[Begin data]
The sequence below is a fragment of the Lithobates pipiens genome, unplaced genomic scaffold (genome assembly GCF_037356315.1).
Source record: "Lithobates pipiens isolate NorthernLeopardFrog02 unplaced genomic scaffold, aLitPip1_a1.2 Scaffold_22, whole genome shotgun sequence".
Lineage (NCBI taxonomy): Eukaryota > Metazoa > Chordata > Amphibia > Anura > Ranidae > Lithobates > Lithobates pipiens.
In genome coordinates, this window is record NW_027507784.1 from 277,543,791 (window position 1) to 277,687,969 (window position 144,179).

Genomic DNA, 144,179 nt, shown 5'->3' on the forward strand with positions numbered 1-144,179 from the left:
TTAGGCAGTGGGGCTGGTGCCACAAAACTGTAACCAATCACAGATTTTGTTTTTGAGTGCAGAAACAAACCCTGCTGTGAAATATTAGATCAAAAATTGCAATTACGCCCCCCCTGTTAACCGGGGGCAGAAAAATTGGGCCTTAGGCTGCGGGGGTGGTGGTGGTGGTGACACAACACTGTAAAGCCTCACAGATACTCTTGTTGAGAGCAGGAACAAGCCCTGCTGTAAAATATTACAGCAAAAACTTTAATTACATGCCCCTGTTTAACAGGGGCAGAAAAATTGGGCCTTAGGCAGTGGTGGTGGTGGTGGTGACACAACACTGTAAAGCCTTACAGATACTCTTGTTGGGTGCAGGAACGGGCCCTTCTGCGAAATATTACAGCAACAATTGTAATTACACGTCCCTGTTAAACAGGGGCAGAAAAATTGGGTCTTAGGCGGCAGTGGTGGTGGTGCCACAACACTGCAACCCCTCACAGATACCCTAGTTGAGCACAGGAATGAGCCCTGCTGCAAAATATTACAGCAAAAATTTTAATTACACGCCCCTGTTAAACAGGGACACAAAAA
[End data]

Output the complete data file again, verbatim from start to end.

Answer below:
The sequence below is a fragment of the Lithobates pipiens genome, unplaced genomic scaffold (genome assembly GCF_037356315.1).
Source record: "Lithobates pipiens isolate NorthernLeopardFrog02 unplaced genomic scaffold, aLitPip1_a1.2 Scaffold_22, whole genome shotgun sequence".
Lineage (NCBI taxonomy): Eukaryota > Metazoa > Chordata > Amphibia > Anura > Ranidae > Lithobates > Lithobates pipiens.
In genome coordinates, this window is record NW_027507784.1 from 277,543,791 (window position 1) to 277,687,969 (window position 144,179).

Genomic DNA, 144,179 nt, shown 5'->3' on the forward strand with positions numbered 1-144,179 from the left:
TTAGGCAGTGGGGCTGGTGCCACAAAACTGTAACCAATCACAGATTTTGTTTTTGAGTGCAGAAACAAACCCTGCTGTGAAATATTAGATCAAAAATTGCAATTACGCCCCCCCTGTTAACCGGGGGCAGAAAAATTGGGCCTTAGGCTGCGGGGGTGGTGGTGGTGGTGACACAACACTGTAAAGCCTCACAGATACTCTTGTTGAGAGCAGGAACAAGCCCTGCTGTAAAATATTACAGCAAAAACTTTAATTACATGCCCCTGTTTAACAGGGGCAGAAAAATTGGGCCTTAGGCAGTGGTGGTGGTGGTGGTGACACAACACTGTAAAGCCTTACAGATACTCTTGTTGGGTGCAGGAACGGGCCCTTCTGCGAAATATTACAGCAACAATTGTAATTACACGTCCCTGTTAAACAGGGGCAGAAAAATTGGGTCTTAGGCGGCAGTGGTGGTGGTGCCACAACACTGCAACCCCTCACAGATACCCTAGTTGAGCACAGGAATGAGCCCTGCTGCAAAATATTACAGCAAAAATTTTAATTACACGCCCCTGTTAAACAGGGACACAAAAA